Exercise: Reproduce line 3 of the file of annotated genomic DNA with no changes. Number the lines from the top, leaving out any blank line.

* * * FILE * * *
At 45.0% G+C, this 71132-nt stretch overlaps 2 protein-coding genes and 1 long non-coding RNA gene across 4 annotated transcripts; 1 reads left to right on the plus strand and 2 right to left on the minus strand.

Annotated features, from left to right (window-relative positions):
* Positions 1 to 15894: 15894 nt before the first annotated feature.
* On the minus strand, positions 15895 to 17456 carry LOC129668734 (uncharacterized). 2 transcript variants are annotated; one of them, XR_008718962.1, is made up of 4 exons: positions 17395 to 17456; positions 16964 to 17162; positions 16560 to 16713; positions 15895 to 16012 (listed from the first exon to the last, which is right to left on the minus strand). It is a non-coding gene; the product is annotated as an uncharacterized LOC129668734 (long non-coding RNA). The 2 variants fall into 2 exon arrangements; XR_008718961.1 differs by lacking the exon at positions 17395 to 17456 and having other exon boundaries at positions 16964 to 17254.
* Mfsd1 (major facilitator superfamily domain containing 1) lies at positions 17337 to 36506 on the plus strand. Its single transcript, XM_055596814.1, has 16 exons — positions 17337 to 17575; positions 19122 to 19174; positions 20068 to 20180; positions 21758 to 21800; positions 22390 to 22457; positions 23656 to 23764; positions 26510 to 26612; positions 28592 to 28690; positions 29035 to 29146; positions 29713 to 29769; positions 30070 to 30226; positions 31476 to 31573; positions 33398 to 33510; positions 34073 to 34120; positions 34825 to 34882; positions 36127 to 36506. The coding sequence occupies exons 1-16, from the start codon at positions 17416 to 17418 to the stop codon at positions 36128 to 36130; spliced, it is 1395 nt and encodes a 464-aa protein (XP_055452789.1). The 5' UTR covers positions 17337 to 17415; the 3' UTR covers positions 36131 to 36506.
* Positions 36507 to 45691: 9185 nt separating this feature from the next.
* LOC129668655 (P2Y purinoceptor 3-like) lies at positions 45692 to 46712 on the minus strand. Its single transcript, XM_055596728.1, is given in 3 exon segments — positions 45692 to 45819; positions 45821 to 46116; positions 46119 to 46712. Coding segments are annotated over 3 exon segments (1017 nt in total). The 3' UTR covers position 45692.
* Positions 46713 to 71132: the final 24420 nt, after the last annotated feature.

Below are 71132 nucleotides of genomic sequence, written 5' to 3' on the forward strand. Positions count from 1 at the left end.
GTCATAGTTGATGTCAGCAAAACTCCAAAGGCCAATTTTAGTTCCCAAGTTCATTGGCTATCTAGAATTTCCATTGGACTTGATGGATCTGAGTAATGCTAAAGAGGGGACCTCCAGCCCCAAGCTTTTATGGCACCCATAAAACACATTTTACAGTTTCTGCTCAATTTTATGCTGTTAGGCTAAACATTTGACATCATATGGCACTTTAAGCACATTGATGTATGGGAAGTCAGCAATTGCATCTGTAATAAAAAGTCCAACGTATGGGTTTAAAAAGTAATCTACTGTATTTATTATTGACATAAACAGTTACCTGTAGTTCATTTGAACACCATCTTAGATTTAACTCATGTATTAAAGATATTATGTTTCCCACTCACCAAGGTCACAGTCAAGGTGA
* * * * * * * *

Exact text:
* Positions 1 to 15894: 15894 nt before the first annotated feature.